Change in booking procedures – please read

It is increasingly becoming a problem that people say they will come to a class then don’t turn up. I have always had a very relaxed approach to my classes, allowing people to drop in rather than needing to book. That has meant that I never know how many people will be at any given class – 12? 8? 2? Or even just the 1? On a couple of occasions it has even meant that no one has turned up at all, even though people had said that they would be there 😕 Obviously this is completely unsustainable for me – I still have to put in the work to plan the lesson, and I still have to pay for the room.

Unfortunately, I can’t continue like this. So from today PLEASE PLEASE book a place in a class if you intend to come – all it takes is a quick text, post on the FB Page or message in the WhatsApp group. And if you have said you are coming to a class then can’t make it PLEASE PLEASE let me know at least 24 hours in advance.

I will try this new system until the end of the year and hopefully it will make things easier. If this doesn’t work, then I will either have to ask people to formally book and pay upfront, or I will have to stop teaching ☹️

Hoping that you understand. Any questions or comments do get in touch.

Om shanti 🙏🏻 xx

Family Yoga 2019

Come and play!

Family yoga sessions at Cromford Community Centre, 9.30-10.30am on Tuesday 6th and Tuesday 27th August

Suitable from age 4 upwards, everyone welcome – no children or previous yoga experience necessary!!

New classes starting September 2019

Starting the week of 16th September, I have new classes at Starkholmes Village Hall…


4-4.20 Mini Monday Meditations for kids age 5-8 years

4.30-4.50 Mini Monday Meditations for kids age 9-12


10-11 Gentle Hatha Yoga

11.30-12.30 Postnatal yoga

No need to book, just drop in. Or get in touch for more information


All my classes end with a lovely, deep, luxurious relaxation. It’s so important to take the time – whether in a yoga class or any other time through the day – to properly wind down and let go. Savasana (lying flat on your back) is often said to be the hardest of all the yoga poses. Students laugh at that – how can just lying down be so difficult?? But it’s true – it’s not the lying down itself which is so hard (for most of us anyway) but the letting go. Really letting go. Releasing and surrendering your body, mind and ego to find true peace.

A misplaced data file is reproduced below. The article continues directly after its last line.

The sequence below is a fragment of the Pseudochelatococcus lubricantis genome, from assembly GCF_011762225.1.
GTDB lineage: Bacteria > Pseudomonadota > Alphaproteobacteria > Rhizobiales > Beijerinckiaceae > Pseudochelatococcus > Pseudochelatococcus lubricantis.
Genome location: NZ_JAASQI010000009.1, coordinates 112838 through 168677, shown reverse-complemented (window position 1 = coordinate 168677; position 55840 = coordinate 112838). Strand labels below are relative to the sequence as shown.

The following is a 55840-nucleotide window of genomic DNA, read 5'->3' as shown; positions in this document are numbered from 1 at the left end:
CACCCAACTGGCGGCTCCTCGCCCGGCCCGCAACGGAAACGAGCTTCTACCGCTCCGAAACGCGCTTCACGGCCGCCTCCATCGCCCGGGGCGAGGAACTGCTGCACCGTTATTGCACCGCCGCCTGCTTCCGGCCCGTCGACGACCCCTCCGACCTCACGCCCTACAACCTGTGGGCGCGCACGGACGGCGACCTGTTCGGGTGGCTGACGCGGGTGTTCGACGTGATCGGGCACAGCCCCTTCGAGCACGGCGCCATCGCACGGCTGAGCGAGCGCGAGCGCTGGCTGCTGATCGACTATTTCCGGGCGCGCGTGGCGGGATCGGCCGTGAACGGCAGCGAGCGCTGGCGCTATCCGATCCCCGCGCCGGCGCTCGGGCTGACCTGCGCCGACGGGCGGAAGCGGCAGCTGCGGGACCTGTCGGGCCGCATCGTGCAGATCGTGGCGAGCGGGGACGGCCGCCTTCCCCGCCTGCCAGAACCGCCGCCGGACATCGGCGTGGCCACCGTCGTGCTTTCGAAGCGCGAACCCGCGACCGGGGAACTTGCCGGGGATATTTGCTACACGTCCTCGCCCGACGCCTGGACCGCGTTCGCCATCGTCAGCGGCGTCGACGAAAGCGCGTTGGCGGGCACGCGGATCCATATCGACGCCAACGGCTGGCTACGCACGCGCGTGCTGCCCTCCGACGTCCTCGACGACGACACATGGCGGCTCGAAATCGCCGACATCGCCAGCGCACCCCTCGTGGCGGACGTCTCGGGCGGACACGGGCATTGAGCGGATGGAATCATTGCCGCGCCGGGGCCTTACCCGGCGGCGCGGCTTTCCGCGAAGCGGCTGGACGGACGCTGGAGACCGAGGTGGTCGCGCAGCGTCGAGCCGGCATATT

Relaxing at the end of a yoga class allows the body to cool down after the physical activity, but it does so much more besides. When you are lying down, your heart is at the same level as the rest of your body, making the work of the heart easier and allowing your cardiovascular system to rest. Your muscles also no longer have to work to overcome gravity. Proper relaxation allows us to better handle stress too. Yoga teachings also say that by turning away from the physical body and the senses, and directing our attention inwards, we can discover our True Self. When we are not living solely in the mind or the body, letting those things still exist but not giving them our full attention, we can experience a mind-blowing ocean of peace where our True Self, our spirit or whatever you want to call it, resides. Me, I call it “The Knowing” – it is the voice of my intuition, the voice I remember from childhood inside my head, the voice which gets drowned out by thoughts and sensory information. It feels incredible to connect with that inner being and doing so regularly will bring huge benefits to your mental wellbeing.

I always find it so interesting to watch my students at relaxation time. New students struggle to settle; fidgeting and coughing, scratching and wriggling. It’s wonderful to see how, as the weeks progress, they manage to relax more and more, to treasure this opportunity for a bit of self-care. It’s also interesting to observe all the rituals my students have developed for getting themselves into and out of relaxation. Most use blankets of some sort, some use cushions, eye masks, extra socks, jumpers, even duvets – they get really good at making themselves perfectly comfortable and ready to relax and it’s wonderful to see. There is nothing like making a cosy nest and snuggling down.

Since my classes are particularly gentle, they are ideal for those with injuries, illnesses or long term conditions. This means that some of my students are not able to lie flat on their backs at all. So we adapt. We can build a nest just as easily with legs bent, or lying on the side, on the front or even sitting up on a chair. There is no point making someone lie in a position which just isn’t comfortable for them – they can’t possibly relax like that. Similarly when I am teaching children’s yoga, it is so much better if they just find whatever comfortable position works best for them.